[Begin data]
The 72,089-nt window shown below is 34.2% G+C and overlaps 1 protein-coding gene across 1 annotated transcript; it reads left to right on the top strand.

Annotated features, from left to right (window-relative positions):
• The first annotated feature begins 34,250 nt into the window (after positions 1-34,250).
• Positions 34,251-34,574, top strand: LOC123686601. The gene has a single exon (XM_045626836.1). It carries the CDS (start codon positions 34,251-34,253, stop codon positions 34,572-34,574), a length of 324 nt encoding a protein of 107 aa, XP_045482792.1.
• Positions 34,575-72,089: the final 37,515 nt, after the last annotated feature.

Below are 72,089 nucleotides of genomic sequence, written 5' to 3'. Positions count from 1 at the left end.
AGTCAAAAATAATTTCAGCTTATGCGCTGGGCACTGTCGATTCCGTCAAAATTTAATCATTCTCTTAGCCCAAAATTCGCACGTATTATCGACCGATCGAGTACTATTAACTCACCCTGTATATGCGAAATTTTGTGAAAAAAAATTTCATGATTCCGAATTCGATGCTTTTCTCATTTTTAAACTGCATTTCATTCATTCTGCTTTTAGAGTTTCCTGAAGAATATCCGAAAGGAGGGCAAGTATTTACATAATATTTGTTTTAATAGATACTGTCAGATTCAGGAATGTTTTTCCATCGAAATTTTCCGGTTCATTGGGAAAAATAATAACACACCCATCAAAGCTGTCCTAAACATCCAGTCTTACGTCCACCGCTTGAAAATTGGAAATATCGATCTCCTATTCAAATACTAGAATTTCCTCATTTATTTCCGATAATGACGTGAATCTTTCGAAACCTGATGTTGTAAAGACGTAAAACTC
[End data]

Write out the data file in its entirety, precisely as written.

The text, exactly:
The 72,089-nt window shown below is 34.2% G+C and overlaps 1 protein-coding gene across 1 annotated transcript; it reads left to right on the top strand.

Annotated features, from left to right (window-relative positions):
• The first annotated feature begins 34,250 nt into the window (after positions 1-34,250).
• Positions 34,251-34,574, top strand: LOC123686601. The gene has a single exon (XM_045626836.1). It carries the CDS (start codon positions 34,251-34,253, stop codon positions 34,572-34,574), a length of 324 nt encoding a protein of 107 aa, XP_045482792.1.
• Positions 34,575-72,089: the final 37,515 nt, after the last annotated feature.

Below are 72,089 nucleotides of genomic sequence, written 5' to 3'. Positions count from 1 at the left end.
AGTCAAAAATAATTTCAGCTTATGCGCTGGGCACTGTCGATTCCGTCAAAATTTAATCATTCTCTTAGCCCAAAATTCGCACGTATTATCGACCGATCGAGTACTATTAACTCACCCTGTATATGCGAAATTTTGTGAAAAAAAATTTCATGATTCCGAATTCGATGCTTTTCTCATTTTTAAACTGCATTTCATTCATTCTGCTTTTAGAGTTTCCTGAAGAATATCCGAAAGGAGGGCAAGTATTTACATAATATTTGTTTTAATAGATACTGTCAGATTCAGGAATGTTTTTCCATCGAAATTTTCCGGTTCATTGGGAAAAATAATAACACACCCATCAAAGCTGTCCTAAACATCCAGTCTTACGTCCACCGCTTGAAAATTGGAAATATCGATCTCCTATTCAAATACTAGAATTTCCTCATTTATTTCCGATAATGACGTGAATCTTTCGAAACCTGATGTTGTAAAGACGTAAAACTC